Leasing Abandoned City Lots, Six Young Farmers Cobble Together a Sustainable Urban Farming Enterprise
July 10, 2013 | Trish Popovitch
“There’s a lot of interest in urban agriculture right now, in coming outside and reconnecting with the earth and it just seems like there are a lot of people who are hungry for that.” – Emily Hanson, Stone’s Throw Urban Farm
Alex Leibman, Emily Hanson, Eric Larsen, Klaus Zimmerman-Mayo, Robin Major and John Seitz of Stone’s Throw Urban Farm are making a sustainable name for themselves by leasing empty lots throughout the inner city areas of Saint Paul and Minneapolis to grow food. The sustainable grown produce is in turn sold to the local community. It’s hard work for this six-farmer partnership, but so far the business model has borne fruit.
The founders of Stone’s Throw Urban Farm all have experience farming in the real world as well as education in sustainable agriculture. To launch Stone’s Throw they created a limited liability partnership comprised of numerous city lots that could produce a healthy sustainable diet for the local community.
In finding the lots to support their urban farming enterprise, the team sought to combat one of the main downfalls to starting an urban farm business: the high cost of land within the city limits. Hanson explains that rather than paying exorbitant rents for prime lots, the farmers drive around the city searching for empty space.
“Often times we see vacant lots in our neighborhood especially, and here in Ramsey County we have a tax look up system and you can look up a property’s tax information online and then find the owner. Often it has their contact information listed, or you can find it in the White Pages and that’s kind of how we come by a lot of lots,” shares Hanson. “You know, cold calling people and saying, ‘hey here’s where we are, here’s what we do, we’d love to use your lot.’ You basically offer maintenance of the lot. They don’t have to mow or take care of it during the growing season in exchange for use of the land.”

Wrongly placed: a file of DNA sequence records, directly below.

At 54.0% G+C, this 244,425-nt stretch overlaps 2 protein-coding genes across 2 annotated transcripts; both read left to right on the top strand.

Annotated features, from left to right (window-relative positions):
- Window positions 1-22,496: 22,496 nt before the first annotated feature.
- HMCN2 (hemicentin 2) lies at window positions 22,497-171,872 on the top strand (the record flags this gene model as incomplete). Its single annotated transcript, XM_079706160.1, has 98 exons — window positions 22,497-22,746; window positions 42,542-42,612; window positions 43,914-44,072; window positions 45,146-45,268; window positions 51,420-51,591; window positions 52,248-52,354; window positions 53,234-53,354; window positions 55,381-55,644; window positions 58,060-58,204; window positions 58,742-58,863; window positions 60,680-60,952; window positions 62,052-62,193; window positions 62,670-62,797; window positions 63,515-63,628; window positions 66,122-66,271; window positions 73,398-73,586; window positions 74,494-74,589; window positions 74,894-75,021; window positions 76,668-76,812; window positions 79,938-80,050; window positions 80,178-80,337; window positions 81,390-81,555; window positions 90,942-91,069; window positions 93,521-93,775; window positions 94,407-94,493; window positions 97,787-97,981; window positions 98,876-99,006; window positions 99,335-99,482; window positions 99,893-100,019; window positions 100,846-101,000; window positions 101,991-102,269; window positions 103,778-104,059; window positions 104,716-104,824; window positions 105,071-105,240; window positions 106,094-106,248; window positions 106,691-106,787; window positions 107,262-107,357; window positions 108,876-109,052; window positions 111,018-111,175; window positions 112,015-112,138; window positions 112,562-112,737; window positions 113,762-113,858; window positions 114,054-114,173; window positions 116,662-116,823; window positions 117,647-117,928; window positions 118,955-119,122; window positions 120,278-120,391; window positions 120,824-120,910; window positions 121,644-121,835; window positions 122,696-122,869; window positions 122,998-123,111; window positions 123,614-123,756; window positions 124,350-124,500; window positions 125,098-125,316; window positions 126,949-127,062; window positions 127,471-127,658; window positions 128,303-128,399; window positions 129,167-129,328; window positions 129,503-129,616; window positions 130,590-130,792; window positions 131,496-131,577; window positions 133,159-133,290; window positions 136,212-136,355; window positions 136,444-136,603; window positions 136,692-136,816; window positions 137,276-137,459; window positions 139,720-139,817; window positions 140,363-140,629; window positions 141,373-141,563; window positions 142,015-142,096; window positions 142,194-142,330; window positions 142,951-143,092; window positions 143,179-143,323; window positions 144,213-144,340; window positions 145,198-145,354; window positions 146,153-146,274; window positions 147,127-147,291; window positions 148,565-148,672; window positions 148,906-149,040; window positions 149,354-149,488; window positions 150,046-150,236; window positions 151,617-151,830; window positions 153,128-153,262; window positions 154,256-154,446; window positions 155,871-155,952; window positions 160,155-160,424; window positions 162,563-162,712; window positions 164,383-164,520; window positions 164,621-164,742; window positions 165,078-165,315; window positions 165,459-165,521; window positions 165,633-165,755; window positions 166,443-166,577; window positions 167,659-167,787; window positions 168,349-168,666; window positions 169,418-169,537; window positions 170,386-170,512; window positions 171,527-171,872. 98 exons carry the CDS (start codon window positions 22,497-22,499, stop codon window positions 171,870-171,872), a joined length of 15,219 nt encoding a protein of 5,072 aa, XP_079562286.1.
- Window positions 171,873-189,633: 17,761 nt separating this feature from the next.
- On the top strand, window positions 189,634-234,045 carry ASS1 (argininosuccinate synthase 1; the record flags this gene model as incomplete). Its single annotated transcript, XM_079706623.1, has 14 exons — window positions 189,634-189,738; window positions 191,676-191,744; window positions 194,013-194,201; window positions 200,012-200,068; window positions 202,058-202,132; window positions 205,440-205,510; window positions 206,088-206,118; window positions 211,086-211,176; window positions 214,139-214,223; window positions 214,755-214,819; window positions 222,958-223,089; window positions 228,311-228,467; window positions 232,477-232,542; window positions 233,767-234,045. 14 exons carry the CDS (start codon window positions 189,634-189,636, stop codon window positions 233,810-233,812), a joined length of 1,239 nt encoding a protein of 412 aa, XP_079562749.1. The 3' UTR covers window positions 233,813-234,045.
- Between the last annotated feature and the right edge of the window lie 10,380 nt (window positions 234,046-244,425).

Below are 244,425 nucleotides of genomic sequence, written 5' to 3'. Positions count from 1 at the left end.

For some plots, the farm does pay a small rent, but none of the leases amount to more than a few hundred dollars a season. The largest lease payment is for Stone’s Throw’s seed farm. For the 2013 growing season, which lasts for eight months, Stone’s Throw will utilize 13 plots. Stone’s Throw tests each farm plot site for safe levels of trace minerals before planting begins.
For labor, Stone’s Throw relies on a bevy of volunteers, who spend their time in the plots, weeding, planting and placing tomato cages alongside the farmers. Hanson explains that 30 volunteers in one day aren’t unusual. “We have a lot of volunteer help. That’s a huge advantage for us being in the city. We’re so easy for people to come, stop by and help out,” explains Hanson. “We get emails every week people asking ‘please can I be on your volunteer list?’ You know we live in a big metropolitan area so there’s a lot of people that don’t get to see that every day,” states Hanson.
Stone’s Throw has achieved some success and according to Hanson, it’s all about diversity and hard work. “I would say that the best source of profit in running a small urban farm like we do is diversity of market,” states Hanson. “We run a CSA and that’s really wonderful for us to get up front investment. We have a committed place that the majority of our produce is going every week that we know we have a market for. The farmer’s market that we sell at is also great. The Mill City market is one of the few markets in town where we feel that farmers are actually able to make a reasonable income. Restaurants are great because they’re flexible and they have chefs who are creative about how to use food. If we were to lose anyone of those pieces we would be very much less able to farm,” explains Hanson.
Hanson views Stone’s Throw’s mission as political as well as practical. “We’d like to see more farming everywhere, in the city and outside the city. We’re working towards making a model of our farm where we have a rural arm and an urban arm. Where we grow perishable produce right in the city and market it to people and do a lot of education. We really believe that agriculture is a tool for reconnecting with our neighbors, for teaching people about the ecological systems that affect our lives so much and being right in the city enables us to do that.”
“We want to see more small farms growing real food for people, more people back on the land means more ownership of the land and more control over what’s going on. The countryside has really been depopulated and the urban masses are more and more disconnected from where food comes from and we believe we have the power to take agriculture back into our own hands,” concludes Hanson.